Spring 2020

The End of Arms Control?

Author
Linton F. Brooks
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Abstract

For almost half a century, the United States and the Soviet Union/Russian Federation have used arms control treaties to help regulate their nuclear relationship. The current such agreement, the 2011 New START treaty, expires in 2021, although the signatories can extend it until 2026. Because of mutual mistrust and incompatible positions on what to include in a follow-on agreement, New START will probably expire without a replacement. This essay examines the reasons for the demise of treaty-based arms control, reviews what will actually be lost by such a demise, and suggests some mitigation measures. It argues for a broader conception of arms control to include all forms of cooperative risk reduction and proposes new measures to prevent inadvertent escalation in crises.

Linton F. Brooks has sixty years of national security experience, much of it associated with nuclear weapons. A retired Navy officer, he has held nuclear-related assignments in the Departments of Defense, State, and Energy, the Arms Control and Disarmament Agency, the Navy staff, and the National Security Council staff, culminating in supervising the U.S. nuclear weapons program as Administrator of the National Nuclear Security Administration. Brooks was Chief Negotiator for the 1991 Strategic Arms Reduction Treaty, holding the rank of Ambassador. He also supervised the preparation of the START II Treaty. Since leaving government, he has focused on mentoring future nuclear policy experts.

U .S.-Russian bilateral nuclear arms control is about to collapse. For decades, these two countries have used formal treaties to regulate the nuclear balance between them. The current such treaty is New START (Strategic Arms Reduction Treaty)–Russians often call it START III–which limits deployed strategic warheads to 1,550 on each side.1 New START was signed in 2010, entered into force in February 2011, and will expire in February 2021. Its implementation has gone smoothly and New START is often considered a bright spot in the relationship between the United States and Russia. Unfortunately, that is about to change. This essay explores the reasons for the probable demise of legally binding arms control treaties, the consequences of such an outcome, and what might be done to mitigate those consequences. Because all judgments about the future are inherently suspect, the essay suggests what a follow-on treaty might consist of if–contrary to current expectations–such a treaty became feasible. Finally, it suggests a new, broader model for redefining what we mean by arms control, a model that may allow some benefits that formal treaties have not provided.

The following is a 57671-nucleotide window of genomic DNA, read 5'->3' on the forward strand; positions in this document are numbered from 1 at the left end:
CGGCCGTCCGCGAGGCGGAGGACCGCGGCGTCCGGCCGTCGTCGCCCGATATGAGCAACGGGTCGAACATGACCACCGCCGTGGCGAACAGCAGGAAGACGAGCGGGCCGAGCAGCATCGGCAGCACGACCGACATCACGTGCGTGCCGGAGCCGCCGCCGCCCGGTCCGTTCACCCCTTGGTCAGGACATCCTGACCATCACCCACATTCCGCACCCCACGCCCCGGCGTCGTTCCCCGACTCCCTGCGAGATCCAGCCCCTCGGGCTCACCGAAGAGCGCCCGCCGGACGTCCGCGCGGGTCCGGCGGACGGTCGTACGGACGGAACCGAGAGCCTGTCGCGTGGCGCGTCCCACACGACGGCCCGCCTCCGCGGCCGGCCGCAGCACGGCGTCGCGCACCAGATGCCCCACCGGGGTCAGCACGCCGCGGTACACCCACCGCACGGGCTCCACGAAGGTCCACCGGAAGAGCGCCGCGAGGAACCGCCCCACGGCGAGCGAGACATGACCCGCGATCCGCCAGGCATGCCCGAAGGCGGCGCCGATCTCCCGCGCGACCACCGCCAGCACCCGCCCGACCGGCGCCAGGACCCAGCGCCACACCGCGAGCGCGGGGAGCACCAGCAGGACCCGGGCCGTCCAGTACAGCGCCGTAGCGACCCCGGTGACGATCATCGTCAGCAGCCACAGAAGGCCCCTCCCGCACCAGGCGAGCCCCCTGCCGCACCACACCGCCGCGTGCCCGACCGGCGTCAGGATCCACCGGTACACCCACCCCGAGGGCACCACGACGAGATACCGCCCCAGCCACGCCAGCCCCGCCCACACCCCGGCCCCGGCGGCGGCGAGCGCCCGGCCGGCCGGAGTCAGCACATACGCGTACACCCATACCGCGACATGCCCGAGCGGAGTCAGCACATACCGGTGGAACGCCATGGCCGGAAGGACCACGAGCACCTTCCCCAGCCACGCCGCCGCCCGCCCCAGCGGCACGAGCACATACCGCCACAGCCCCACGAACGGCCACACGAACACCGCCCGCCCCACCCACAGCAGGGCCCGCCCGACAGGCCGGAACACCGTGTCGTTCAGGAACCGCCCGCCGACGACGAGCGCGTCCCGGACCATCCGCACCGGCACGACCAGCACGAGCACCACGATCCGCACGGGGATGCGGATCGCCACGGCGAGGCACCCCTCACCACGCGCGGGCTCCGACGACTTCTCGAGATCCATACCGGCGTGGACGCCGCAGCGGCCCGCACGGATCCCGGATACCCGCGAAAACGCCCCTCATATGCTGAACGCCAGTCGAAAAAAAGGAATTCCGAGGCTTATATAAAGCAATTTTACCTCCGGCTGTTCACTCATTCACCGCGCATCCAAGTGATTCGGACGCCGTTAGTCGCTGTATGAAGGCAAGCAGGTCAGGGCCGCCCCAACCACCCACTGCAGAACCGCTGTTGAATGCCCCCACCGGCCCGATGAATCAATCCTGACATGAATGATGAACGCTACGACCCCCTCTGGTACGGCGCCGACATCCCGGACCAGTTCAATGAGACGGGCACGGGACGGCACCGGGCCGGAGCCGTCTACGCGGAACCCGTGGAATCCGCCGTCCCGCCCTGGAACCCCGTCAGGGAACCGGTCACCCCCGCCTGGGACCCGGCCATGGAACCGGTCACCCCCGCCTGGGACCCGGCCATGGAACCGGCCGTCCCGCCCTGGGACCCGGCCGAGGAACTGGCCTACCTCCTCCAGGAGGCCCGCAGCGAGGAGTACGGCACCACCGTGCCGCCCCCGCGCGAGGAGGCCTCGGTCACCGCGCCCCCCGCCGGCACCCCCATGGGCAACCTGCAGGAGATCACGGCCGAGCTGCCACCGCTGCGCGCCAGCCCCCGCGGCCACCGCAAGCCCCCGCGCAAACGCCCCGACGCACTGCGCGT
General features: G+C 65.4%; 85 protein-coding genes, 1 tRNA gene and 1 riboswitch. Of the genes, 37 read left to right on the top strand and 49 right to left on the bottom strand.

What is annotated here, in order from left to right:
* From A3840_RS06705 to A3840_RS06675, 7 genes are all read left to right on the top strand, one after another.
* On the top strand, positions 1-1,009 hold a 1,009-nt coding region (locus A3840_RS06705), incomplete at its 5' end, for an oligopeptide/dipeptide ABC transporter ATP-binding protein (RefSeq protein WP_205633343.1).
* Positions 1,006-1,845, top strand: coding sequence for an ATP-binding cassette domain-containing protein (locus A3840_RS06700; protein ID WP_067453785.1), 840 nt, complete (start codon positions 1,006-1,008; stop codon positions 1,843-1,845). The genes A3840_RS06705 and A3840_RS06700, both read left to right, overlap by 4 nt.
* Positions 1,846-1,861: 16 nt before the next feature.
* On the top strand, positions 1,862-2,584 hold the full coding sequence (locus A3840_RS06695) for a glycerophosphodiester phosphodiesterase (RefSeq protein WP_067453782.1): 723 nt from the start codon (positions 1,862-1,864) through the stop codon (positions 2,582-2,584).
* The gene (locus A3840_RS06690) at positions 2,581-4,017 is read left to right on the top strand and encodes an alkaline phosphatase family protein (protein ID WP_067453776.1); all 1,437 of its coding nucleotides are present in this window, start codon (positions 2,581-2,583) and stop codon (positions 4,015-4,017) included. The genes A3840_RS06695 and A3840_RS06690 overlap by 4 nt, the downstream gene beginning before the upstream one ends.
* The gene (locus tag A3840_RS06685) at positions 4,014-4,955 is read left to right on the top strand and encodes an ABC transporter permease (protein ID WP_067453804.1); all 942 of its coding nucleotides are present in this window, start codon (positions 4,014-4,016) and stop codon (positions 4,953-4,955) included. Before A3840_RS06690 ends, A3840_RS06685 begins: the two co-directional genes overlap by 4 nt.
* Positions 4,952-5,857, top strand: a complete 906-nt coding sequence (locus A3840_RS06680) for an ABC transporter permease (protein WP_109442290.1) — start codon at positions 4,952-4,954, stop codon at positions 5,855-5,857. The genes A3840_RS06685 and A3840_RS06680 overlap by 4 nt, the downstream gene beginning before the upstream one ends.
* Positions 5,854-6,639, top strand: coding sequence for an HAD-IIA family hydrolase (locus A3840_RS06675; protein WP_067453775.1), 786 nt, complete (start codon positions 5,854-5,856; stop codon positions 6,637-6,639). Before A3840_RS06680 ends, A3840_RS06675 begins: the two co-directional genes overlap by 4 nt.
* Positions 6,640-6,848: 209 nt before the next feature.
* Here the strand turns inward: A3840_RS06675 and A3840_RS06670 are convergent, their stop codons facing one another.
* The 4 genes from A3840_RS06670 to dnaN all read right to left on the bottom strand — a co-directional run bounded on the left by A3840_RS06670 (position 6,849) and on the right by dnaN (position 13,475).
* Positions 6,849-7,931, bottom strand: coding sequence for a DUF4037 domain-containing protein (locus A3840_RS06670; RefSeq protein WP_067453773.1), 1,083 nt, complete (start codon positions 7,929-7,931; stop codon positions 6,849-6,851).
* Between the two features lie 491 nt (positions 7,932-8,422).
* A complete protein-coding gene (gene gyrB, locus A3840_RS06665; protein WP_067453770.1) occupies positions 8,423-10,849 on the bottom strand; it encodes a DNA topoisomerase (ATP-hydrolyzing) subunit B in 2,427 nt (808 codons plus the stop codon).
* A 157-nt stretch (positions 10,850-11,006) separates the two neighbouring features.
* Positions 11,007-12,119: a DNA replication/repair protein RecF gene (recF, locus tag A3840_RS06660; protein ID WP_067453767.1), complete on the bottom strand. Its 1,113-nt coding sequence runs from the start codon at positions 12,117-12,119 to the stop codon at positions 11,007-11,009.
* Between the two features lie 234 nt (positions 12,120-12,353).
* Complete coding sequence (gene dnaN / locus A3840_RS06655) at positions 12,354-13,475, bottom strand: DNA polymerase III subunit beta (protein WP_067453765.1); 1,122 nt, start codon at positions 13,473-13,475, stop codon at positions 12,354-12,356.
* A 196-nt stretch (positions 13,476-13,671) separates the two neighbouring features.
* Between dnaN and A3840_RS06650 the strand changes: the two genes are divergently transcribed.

The commonest form of stupidity is forgetting what one is trying to accomplish. Why has the United States sought arms control in the first place? Many people assume arms control is an obvious good, but it is not. Instead it is one possible tool to improve national security and enhance strategic stability. Modern arms control theory starts with Thomas Schelling and Morton Halperin’s seminal work, Strategy and Arms Control. Writing in 1961, they “use the term ‘arms control’. . . to mean all the forms of military cooperation between potential enemies in the interest of reducing the likelihood of war, its scope and violence if it occurs, and the political and economic costs of being prepared for it.”2

Many practitioners (including the present author) are dissatisfied with the goals implied by this definition. They doubt arms control reduces the likelihood of deliberately initiating war, which depends on political considerations. (Arms control can, however, reduce the risk of conflict based on erroneous perceptions that an attack is imminent.) Further, they question whether we know how to reduce the scope and violence of war once the nuclear threshold has been crossed. These practitioners keep a somewhat different list of what bilateral arms control can do:

  1. Provide public recognition that the two sides regard one another as important equals.
  2. Provide communication in difficult times.
  3. Provide transparency that leads to predictability that in turn enhances stability.
  4. Avoid an action-reaction arms race in which each side builds new systems in anticipation of similar moves by the other. In some cases, it may be possible to close off militarization of a specific technology.
  5. Reduce incentives to preempt in times of crisis (provide first-strike stability) by shaping the structure of forces (such as by stressing bombers over missiles, or reducing the role of fixed–and thus vulnerable–intercontinental ballistic missiles [ICBMs] with multiple warheads).